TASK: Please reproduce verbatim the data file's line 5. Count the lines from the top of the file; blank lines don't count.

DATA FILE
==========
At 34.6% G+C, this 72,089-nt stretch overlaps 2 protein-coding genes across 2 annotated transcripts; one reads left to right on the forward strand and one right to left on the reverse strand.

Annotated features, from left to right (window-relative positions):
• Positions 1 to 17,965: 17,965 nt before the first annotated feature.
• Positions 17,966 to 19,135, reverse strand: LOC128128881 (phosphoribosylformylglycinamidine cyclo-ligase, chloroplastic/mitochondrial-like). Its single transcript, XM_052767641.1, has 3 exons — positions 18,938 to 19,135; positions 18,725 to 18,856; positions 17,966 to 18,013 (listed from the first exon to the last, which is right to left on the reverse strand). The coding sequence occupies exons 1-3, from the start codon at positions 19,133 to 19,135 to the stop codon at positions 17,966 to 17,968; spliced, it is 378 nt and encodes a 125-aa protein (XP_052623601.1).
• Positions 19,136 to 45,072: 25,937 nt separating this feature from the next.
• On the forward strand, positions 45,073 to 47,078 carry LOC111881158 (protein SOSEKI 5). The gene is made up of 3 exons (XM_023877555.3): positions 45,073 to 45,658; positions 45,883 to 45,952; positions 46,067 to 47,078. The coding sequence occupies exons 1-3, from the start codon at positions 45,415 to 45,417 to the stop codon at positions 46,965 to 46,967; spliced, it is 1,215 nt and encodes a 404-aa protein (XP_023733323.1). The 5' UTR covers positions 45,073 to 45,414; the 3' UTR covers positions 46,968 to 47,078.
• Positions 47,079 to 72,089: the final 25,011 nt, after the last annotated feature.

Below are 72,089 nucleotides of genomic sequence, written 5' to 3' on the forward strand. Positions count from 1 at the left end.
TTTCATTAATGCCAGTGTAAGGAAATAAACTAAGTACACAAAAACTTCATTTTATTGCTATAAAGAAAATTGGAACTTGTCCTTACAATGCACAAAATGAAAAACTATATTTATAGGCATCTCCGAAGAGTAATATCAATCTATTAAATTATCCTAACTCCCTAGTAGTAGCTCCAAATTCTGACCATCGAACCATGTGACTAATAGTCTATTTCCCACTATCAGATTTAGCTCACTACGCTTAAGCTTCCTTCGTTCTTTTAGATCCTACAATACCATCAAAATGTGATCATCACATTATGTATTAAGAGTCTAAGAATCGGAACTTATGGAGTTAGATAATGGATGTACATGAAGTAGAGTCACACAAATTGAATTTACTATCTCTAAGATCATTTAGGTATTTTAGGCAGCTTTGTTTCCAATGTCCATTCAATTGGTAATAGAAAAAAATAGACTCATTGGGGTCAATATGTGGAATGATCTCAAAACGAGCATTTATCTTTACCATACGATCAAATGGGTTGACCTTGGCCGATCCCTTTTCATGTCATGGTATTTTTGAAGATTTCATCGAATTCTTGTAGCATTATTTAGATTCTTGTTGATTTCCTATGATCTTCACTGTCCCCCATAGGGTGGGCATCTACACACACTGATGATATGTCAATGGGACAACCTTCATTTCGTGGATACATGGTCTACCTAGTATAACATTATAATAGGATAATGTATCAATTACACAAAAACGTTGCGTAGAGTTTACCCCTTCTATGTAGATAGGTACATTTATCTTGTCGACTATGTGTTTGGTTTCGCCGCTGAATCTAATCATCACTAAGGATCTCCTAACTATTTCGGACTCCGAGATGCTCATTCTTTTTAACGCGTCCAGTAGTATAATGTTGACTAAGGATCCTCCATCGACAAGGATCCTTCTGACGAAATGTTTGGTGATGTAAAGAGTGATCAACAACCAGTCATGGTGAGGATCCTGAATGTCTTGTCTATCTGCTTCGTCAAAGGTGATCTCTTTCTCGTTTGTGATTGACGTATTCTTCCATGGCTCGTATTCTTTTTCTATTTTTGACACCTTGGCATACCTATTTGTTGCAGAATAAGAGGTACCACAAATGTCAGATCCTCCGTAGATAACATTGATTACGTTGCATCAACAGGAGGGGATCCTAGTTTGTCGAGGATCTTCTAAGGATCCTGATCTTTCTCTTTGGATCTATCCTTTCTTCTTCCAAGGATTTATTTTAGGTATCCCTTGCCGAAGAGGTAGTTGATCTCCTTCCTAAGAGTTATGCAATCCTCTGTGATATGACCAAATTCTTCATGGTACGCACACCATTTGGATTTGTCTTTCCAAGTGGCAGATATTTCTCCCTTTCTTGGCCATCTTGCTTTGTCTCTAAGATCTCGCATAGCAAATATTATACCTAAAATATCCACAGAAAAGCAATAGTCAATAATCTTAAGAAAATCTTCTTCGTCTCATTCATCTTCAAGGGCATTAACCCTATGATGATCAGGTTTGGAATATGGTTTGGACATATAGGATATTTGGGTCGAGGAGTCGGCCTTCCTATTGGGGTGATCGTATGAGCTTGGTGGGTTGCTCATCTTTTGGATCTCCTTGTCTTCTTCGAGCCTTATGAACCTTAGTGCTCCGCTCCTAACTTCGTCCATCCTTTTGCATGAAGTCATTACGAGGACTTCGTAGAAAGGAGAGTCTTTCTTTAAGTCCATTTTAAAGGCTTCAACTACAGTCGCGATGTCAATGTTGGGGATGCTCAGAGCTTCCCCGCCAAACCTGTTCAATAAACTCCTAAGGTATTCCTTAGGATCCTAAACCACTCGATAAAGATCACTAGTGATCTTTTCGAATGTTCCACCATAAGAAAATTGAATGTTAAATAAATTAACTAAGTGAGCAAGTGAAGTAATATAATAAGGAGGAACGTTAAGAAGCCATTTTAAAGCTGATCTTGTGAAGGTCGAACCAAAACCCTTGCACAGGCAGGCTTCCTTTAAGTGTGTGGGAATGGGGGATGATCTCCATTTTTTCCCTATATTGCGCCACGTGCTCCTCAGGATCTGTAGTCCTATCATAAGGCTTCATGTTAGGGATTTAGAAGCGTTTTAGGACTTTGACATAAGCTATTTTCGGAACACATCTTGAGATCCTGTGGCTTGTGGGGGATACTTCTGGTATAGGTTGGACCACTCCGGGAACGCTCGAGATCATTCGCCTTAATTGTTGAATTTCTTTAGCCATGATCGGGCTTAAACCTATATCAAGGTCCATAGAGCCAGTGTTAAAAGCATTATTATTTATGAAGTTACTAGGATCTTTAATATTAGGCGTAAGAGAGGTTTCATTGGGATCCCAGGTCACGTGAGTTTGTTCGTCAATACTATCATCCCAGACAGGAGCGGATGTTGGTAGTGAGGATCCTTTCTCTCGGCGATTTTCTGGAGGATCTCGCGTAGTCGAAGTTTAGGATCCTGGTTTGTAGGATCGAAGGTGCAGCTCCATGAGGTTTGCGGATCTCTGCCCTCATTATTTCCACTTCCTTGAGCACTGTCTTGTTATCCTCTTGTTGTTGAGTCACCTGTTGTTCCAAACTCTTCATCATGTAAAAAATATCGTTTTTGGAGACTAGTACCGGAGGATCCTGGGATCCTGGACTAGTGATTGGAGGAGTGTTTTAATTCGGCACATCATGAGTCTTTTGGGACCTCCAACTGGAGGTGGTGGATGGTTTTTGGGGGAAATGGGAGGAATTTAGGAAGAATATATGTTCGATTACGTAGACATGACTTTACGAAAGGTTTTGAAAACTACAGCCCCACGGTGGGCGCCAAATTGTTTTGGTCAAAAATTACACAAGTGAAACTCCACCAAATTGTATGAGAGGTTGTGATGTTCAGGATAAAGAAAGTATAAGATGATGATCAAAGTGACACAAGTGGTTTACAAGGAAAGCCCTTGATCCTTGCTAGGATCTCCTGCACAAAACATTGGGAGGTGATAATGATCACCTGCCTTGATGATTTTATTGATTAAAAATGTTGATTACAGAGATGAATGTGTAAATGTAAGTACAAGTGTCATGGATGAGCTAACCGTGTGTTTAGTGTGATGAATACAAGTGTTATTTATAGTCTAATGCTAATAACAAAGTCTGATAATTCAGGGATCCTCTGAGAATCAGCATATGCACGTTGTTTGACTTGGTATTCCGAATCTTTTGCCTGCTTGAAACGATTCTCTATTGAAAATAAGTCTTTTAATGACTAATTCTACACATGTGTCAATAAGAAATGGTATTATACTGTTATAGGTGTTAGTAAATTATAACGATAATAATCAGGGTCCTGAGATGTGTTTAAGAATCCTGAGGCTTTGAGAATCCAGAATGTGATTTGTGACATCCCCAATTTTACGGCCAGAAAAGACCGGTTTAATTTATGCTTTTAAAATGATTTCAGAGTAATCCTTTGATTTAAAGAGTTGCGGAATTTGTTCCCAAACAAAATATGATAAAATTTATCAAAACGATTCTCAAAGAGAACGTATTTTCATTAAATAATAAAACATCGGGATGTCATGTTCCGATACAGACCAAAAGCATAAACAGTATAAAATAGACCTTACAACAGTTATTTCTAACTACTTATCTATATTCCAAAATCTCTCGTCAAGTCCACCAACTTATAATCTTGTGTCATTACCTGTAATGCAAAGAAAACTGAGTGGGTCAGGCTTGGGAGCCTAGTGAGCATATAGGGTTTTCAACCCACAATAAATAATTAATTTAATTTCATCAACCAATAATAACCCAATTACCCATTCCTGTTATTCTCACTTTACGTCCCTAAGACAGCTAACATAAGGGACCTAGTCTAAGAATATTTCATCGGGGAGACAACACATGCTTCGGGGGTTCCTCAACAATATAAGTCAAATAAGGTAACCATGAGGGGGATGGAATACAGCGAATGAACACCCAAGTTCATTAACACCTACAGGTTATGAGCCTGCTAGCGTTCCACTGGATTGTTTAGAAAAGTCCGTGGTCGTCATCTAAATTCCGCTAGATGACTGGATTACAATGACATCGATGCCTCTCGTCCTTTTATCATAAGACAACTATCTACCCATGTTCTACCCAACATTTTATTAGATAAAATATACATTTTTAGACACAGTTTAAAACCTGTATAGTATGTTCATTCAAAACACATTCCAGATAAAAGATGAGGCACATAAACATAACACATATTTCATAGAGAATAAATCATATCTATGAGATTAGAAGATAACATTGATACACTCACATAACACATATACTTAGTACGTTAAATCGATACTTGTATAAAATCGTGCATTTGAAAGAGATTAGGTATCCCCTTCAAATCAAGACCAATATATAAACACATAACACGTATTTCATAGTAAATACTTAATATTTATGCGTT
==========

• Positions 19,136 to 45,072: 25,937 nt separating this feature from the next.